Very good points all around. I would add that one of my main reasons for supporting Clinton is that she is connected in varying degrees to the establishment on many fronts. It seems counter-intuitive in an election that seems tilted towards non-establishment types like Trump and Sanders, but I think there’s something to be said about a leader who’s able to work with leaders from their own party, the opposition’s party, and leaders from various industries including but not limited to finance, health, education, and energy. The Presidency is too big to entrust to someone with no allies, and yet too small to be held effectively by one man (or woman) alone.
While I have great admiration for Bernie Sanders, I find him too thoughtless for the Oval Office. When the Senator was asked about the Flint Water Crisis, his answer was to call for the resignation of the governor. While I and many others sympathize with the call no doubt, the resignation of the governor does not alleviate the real and ongoing struggles of the Flint community. This is not the only time. When asked about foreign policy, he reacts instinctively that he voted against going into Iraq. When asked about racism, he nudges the subject back to more familiar territory with wall street demagoguery. While Sanders is never explicitly wrong with any of his answers, the lack of nuance and variation suggests he is almost singularly focused on a few subjects, and isn’t quite sure how to come at problems from more angles than one. Sanders has the dubious gift of taking complicated and multi-dimensional problems, and distilling them into easy one-line sound-bite solutions. Wages are too low? “$15 minimum wage!” Banks got away with fraud? “Break them up!” What’s left out of these rallying cries and slogans is the answer to the question: how?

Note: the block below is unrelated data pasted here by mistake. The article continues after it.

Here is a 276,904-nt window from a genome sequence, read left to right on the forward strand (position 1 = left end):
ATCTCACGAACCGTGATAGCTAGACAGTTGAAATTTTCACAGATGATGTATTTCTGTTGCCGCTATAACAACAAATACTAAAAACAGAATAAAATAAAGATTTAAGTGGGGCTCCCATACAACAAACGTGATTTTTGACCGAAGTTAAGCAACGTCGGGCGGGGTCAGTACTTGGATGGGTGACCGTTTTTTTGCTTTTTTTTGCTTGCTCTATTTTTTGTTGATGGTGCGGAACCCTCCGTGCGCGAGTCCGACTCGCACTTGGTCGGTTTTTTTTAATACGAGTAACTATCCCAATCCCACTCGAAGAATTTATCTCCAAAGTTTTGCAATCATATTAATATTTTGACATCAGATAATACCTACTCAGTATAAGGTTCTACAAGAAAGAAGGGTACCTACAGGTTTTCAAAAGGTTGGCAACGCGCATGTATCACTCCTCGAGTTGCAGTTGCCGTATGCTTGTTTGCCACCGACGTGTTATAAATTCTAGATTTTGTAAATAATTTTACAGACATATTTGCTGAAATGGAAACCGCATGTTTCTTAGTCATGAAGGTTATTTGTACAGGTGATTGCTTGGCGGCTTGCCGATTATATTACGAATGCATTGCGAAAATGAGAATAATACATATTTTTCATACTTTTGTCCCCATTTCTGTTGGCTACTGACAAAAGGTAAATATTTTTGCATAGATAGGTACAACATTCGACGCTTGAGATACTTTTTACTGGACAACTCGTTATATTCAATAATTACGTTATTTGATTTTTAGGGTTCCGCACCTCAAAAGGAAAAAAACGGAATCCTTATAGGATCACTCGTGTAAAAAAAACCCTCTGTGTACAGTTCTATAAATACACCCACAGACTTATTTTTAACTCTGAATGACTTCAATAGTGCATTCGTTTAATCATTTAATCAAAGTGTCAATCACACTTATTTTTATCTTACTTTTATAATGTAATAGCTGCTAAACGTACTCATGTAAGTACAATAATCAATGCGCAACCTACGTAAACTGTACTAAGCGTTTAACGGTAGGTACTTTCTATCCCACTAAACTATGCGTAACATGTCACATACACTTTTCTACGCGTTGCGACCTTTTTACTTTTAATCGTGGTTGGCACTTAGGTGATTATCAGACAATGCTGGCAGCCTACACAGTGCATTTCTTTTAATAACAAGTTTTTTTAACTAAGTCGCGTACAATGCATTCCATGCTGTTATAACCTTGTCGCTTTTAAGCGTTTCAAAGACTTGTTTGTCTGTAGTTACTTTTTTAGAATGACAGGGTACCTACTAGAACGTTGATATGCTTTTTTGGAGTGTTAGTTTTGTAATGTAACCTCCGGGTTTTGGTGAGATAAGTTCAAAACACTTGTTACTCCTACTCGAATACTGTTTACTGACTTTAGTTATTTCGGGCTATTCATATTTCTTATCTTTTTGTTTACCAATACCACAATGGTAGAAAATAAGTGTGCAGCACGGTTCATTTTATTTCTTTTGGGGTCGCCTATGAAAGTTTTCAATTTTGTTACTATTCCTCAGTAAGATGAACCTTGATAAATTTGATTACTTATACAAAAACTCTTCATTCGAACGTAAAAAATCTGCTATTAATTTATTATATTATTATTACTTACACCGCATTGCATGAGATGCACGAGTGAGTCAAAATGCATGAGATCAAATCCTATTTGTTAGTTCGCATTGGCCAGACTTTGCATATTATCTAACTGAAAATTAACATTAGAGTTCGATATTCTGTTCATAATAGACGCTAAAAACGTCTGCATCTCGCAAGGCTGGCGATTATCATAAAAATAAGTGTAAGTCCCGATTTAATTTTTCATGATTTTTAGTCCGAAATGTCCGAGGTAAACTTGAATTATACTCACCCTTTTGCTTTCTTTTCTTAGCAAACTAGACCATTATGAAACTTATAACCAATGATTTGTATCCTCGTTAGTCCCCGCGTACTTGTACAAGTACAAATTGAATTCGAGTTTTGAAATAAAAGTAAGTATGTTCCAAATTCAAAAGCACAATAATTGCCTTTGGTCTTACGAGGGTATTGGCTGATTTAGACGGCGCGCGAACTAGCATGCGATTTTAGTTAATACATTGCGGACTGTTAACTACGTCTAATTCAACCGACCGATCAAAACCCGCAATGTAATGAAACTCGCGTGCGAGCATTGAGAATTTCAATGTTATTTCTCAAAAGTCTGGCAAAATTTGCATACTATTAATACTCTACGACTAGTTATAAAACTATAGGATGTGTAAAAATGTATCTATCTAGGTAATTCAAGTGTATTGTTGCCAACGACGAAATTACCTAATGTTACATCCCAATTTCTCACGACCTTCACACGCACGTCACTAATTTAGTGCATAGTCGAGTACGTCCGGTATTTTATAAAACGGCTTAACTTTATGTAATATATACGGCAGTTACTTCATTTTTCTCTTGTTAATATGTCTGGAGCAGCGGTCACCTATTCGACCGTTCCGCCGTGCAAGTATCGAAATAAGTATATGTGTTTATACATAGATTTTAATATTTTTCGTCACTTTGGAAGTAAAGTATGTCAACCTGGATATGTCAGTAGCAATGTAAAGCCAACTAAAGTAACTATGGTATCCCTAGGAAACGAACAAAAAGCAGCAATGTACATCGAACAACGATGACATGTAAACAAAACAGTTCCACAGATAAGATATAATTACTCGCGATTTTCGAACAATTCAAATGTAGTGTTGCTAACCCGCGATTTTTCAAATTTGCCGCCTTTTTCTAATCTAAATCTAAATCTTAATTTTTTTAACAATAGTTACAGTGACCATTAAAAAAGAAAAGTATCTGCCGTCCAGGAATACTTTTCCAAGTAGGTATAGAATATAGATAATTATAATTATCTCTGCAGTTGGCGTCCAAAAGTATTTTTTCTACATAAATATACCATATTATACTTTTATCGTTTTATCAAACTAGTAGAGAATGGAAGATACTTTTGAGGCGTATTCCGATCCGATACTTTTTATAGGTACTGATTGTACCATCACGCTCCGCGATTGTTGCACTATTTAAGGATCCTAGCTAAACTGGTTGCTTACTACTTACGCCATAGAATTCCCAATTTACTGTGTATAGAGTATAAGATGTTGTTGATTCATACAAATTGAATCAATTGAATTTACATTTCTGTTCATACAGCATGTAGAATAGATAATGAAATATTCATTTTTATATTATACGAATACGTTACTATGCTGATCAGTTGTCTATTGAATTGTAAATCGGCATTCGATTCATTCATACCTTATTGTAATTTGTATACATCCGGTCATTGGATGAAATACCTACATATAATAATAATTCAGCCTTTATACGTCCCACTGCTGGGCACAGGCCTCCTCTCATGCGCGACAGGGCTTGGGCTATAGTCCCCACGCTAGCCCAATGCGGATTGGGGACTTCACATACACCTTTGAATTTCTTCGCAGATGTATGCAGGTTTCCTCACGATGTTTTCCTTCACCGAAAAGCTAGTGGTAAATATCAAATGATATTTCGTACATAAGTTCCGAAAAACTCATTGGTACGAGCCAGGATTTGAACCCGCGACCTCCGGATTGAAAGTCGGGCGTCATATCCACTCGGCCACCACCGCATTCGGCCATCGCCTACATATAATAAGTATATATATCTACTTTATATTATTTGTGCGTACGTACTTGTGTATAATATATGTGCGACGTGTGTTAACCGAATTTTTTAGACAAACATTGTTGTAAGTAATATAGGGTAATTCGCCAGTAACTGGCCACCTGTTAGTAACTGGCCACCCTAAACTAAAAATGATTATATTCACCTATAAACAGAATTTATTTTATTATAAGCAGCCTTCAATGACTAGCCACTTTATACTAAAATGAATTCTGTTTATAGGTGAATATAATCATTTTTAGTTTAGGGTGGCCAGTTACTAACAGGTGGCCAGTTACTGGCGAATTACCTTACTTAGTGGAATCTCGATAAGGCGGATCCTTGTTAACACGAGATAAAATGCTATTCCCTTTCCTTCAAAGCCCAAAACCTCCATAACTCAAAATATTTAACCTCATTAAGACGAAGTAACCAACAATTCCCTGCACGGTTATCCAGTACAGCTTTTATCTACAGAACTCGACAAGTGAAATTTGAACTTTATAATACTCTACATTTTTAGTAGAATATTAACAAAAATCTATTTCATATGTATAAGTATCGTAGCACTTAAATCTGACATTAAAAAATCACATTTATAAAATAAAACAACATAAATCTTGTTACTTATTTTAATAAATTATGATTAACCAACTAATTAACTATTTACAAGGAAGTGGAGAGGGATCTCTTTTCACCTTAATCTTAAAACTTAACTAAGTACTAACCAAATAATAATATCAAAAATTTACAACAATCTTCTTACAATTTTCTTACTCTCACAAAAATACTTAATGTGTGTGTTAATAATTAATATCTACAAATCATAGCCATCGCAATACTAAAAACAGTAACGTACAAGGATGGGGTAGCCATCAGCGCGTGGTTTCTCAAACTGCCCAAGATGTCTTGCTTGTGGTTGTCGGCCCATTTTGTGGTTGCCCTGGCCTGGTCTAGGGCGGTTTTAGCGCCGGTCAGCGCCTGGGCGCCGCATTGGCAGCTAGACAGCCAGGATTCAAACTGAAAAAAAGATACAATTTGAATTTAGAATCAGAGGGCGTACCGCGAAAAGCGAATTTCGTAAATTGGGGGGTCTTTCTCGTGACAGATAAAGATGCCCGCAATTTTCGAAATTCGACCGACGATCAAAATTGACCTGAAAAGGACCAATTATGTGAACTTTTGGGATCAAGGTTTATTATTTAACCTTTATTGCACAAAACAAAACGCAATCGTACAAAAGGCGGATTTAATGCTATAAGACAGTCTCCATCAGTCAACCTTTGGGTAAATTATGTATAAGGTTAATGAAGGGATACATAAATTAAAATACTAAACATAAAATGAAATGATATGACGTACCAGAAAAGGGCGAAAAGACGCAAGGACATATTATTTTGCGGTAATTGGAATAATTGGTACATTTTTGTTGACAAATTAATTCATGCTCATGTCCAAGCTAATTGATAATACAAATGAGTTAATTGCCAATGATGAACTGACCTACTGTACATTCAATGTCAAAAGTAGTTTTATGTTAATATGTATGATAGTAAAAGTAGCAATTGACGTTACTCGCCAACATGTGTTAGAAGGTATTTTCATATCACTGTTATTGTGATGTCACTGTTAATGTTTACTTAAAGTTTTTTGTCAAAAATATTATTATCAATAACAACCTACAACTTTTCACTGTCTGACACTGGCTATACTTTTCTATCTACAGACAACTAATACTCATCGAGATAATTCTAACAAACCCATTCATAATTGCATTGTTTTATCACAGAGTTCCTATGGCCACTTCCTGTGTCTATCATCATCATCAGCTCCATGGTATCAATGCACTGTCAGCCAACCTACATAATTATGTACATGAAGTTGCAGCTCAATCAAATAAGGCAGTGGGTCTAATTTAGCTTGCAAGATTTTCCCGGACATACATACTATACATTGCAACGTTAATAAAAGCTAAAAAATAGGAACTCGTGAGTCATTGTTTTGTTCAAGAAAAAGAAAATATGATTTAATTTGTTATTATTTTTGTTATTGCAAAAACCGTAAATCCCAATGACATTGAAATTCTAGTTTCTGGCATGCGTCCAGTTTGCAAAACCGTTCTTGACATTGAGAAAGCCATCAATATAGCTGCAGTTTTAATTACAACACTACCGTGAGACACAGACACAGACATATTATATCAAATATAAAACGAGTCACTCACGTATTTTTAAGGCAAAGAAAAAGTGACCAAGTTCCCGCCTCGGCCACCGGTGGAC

While I admire your write up on Hillary, I think there are even more problematic aspects to the Sanders candidacy (than what was touched upon) that need to be highlighted and explored.